Asthma appears, in part, to be a Th2-driven inflammatory process, characterised by the release of the cytokines interleukin (IL)-4, IL-5 and IL-13 and higher levels of Th2 inflammation are associated with greater airway hyper-responsiveness and more severe disease though only around 50% of patients have this endotype. The monoclonal antibody, dupilumab, blocks the action of IL-4 and IL-13 and has been approved for the treatment of adults and adolescents with asthma.
In Europe, the EMA has approved add-on dupilumab (brand name Dupixent) to ‘treat severe asthma in patients aged 12 years or over whose asthma is not properly controlled by a combination of high-dose corticosteroids taken by inhalation plus another medicine used for the prevention of asthma. Dupixent is only for use in patients with a type of inflammation of the airways called ‘type 2 inflammation’.
For the present study, the US team recruited children aged 6 to 11 years with physician diagnosed moderate-to-severe asthma. Children were defined as those with type 2 inflammatory asthma phenotype defined by an eosinophil count of > 150 cells/cubic/ml or at least 300 cells/cubic/ml at baseline.
These children were randomised 2:1 to receive subcutaneous dupilumab (or matching placebo) every two weeks for 52 weeks at a dose of 100 mg (if their weight was <30 kg) or 200 mg (if weighing >30 kg). The primary endpoint was the annualised rate of severe exacerbations during the treatment period, defined as a deterioration of asthma control requiring systemic glucocorticoids for at least 3 days, hospitalisation or an emergency department visit that resulted in systemic glucocorticoid use. A key secondary outcome was the change from baseline to week 12 in the percentage of predicted prebronchodilator FEV1 (ppFEV1).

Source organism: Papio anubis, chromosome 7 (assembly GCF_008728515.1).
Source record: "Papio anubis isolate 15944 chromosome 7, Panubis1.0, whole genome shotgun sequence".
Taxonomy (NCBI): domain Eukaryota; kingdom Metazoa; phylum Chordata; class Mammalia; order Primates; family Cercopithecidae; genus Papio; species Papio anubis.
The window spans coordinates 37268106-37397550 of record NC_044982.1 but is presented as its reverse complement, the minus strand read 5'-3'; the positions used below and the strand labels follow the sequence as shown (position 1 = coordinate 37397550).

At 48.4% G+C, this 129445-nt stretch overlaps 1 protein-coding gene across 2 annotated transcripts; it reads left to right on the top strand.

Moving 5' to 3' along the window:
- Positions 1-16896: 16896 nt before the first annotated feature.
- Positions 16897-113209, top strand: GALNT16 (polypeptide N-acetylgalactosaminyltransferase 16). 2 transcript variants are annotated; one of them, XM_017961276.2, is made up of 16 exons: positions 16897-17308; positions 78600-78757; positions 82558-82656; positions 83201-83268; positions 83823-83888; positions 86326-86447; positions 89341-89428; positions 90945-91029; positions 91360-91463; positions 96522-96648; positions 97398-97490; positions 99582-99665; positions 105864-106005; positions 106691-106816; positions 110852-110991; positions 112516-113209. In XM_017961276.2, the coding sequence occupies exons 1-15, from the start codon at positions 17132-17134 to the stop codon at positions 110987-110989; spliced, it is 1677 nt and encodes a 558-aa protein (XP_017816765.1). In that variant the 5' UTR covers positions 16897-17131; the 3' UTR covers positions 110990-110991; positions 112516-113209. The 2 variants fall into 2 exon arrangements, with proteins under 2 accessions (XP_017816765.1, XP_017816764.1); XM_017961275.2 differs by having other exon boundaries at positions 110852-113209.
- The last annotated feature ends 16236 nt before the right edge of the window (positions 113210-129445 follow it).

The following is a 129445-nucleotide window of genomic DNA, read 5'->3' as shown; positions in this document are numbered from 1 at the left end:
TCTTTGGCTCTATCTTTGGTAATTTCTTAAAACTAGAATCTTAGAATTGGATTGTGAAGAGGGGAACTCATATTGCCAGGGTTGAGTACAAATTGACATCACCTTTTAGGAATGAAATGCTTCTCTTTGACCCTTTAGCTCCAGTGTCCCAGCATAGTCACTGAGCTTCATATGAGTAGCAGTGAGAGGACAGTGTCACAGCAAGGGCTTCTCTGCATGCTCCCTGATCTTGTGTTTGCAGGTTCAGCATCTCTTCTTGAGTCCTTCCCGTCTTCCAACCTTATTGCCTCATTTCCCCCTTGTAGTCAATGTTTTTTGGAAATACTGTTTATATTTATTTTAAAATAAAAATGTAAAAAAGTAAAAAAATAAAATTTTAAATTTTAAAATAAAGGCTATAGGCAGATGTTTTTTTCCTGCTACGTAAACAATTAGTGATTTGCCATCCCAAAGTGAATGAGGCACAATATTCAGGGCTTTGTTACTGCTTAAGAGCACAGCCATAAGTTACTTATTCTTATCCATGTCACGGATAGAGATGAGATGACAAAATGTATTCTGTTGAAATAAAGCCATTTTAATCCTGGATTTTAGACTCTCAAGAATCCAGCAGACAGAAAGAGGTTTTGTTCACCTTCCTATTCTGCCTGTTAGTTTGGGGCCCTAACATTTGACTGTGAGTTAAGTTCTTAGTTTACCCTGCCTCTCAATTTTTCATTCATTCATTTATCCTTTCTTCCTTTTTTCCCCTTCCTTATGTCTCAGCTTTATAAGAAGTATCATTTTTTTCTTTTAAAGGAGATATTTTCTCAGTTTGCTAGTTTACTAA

A total of 408 children with type 2 inflammatory asthma and a mean age of 8.9 years (66.4% male) were randomised to add-on dupilumab therapy or placebo. Among these children, 43% used high-dose inhaled glucocorticoids and had an average of 2.2 severe asthma exacerbations in the past year. An additional 259 children with an eosinophil count > 300 were similarly matched to dupilumab and placebo.
In the type 2 inflammation group, the adjusted annualised rate of severe asthma exacerbations was 0.31 (95% CI 0.22 – 0.42) in the add-on dupilumab group and 0.75 (95% CI 0.54 – 1.03) in the placebo group, giving a relative risk reduction, RR of 59.3% (p < 0.001). Similarly, among those with eosinophil counts > 300, the adjusted annualised rate of severe exacerbations was 0.24 (dupilumab) and 0.67 (placebo).
Overall, the percentage of participants who had no exacerbations during the 52-week study period was 77.1% in the dupilumab group and 59.6% in the placebo group and 79% vs 58.3% in the eosinophil vs placebo groups.
The changes in ppFEV1 were also significantly better for those in the add-on dupilumab group for both asthma phenotypes.